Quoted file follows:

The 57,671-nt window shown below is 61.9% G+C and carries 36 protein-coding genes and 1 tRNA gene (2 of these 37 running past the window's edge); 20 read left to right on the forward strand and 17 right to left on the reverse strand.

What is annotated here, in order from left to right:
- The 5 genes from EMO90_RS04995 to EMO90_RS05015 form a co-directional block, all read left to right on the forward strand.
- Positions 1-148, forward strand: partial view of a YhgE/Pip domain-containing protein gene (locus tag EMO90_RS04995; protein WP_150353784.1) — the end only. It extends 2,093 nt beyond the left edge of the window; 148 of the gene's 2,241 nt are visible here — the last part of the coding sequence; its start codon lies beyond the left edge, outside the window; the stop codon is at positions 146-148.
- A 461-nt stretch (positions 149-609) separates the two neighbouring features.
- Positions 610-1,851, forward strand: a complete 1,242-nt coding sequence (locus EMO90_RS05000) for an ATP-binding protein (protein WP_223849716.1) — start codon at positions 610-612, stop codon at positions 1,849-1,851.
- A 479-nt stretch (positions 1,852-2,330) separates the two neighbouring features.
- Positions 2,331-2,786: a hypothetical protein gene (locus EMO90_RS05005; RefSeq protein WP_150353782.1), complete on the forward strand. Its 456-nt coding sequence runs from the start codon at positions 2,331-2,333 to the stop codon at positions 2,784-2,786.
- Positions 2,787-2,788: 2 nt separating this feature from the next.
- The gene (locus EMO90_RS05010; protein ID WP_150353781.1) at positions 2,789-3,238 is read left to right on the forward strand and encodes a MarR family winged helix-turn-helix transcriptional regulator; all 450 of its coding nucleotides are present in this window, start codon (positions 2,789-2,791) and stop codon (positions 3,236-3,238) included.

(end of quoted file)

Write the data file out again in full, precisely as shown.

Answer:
The 57,671-nt window shown below is 61.9% G+C and carries 36 protein-coding genes and 1 tRNA gene (2 of these 37 running past the window's edge); 20 read left to right on the forward strand and 17 right to left on the reverse strand.

What is annotated here, in order from left to right:
- The 5 genes from EMO90_RS04995 to EMO90_RS05015 form a co-directional block, all read left to right on the forward strand.
- Positions 1-148, forward strand: partial view of a YhgE/Pip domain-containing protein gene (locus tag EMO90_RS04995; protein WP_150353784.1) — the end only. It extends 2,093 nt beyond the left edge of the window; 148 of the gene's 2,241 nt are visible here — the last part of the coding sequence; its start codon lies beyond the left edge, outside the window; the stop codon is at positions 146-148.
- A 461-nt stretch (positions 149-609) separates the two neighbouring features.
- Positions 610-1,851, forward strand: a complete 1,242-nt coding sequence (locus EMO90_RS05000) for an ATP-binding protein (protein WP_223849716.1) — start codon at positions 610-612, stop codon at positions 1,849-1,851.
- A 479-nt stretch (positions 1,852-2,330) separates the two neighbouring features.
- Positions 2,331-2,786: a hypothetical protein gene (locus EMO90_RS05005; RefSeq protein WP_150353782.1), complete on the forward strand. Its 456-nt coding sequence runs from the start codon at positions 2,331-2,333 to the stop codon at positions 2,784-2,786.
- Positions 2,787-2,788: 2 nt separating this feature from the next.
- The gene (locus EMO90_RS05010; protein ID WP_150353781.1) at positions 2,789-3,238 is read left to right on the forward strand and encodes a MarR family winged helix-turn-helix transcriptional regulator; all 450 of its coding nucleotides are present in this window, start codon (positions 2,789-2,791) and stop codon (positions 3,236-3,238) included.